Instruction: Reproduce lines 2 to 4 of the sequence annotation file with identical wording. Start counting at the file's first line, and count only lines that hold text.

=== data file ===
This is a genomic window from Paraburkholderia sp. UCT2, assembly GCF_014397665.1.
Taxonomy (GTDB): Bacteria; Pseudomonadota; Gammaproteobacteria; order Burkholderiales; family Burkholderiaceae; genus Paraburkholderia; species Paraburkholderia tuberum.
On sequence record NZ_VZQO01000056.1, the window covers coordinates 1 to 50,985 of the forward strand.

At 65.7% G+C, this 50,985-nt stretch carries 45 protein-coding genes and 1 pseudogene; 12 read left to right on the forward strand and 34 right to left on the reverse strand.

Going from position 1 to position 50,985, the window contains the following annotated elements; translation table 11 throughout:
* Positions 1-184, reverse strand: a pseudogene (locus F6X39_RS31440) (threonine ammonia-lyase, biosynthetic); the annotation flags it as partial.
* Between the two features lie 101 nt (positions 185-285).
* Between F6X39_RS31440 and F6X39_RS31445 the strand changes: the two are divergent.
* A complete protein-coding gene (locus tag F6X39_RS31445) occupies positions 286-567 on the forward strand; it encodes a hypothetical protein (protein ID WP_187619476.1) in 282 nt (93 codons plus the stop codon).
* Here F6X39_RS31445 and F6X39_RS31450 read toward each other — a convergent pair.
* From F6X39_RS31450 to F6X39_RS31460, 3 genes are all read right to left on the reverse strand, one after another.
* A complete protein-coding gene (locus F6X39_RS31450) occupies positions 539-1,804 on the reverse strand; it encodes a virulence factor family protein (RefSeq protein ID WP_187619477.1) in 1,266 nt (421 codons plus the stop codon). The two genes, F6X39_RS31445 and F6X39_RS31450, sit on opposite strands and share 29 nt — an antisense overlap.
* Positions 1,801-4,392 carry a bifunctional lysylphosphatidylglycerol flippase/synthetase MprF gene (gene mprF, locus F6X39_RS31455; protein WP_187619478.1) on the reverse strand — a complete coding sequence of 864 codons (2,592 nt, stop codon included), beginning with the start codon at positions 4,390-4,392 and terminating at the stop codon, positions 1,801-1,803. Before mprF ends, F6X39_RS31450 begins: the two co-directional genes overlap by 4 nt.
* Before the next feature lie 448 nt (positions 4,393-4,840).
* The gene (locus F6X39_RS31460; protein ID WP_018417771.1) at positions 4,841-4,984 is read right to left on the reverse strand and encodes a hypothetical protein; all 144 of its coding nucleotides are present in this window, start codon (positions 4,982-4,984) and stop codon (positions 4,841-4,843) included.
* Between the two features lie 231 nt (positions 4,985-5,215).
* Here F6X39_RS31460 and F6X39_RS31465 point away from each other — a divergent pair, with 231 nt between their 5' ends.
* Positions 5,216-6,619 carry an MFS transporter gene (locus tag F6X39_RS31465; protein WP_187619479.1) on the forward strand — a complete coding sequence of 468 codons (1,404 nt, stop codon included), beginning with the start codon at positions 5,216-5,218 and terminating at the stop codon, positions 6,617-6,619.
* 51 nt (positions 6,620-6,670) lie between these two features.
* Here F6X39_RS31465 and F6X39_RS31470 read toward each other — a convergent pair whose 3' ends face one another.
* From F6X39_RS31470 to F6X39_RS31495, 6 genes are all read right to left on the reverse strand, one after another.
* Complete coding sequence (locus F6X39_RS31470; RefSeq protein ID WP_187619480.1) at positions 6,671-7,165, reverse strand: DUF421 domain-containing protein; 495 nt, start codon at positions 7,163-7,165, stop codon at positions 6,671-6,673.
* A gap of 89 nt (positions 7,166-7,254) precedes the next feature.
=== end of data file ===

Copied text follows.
Taxonomy (GTDB): Bacteria; Pseudomonadota; Gammaproteobacteria; order Burkholderiales; family Burkholderiaceae; genus Paraburkholderia; species Paraburkholderia tuberum.
On sequence record NZ_VZQO01000056.1, the window covers coordinates 1 to 50,985 of the forward strand.

At 65.7% G+C, this 50,985-nt stretch carries 45 protein-coding genes and 1 pseudogene; 12 read left to right on the forward strand and 34 right to left on the reverse strand.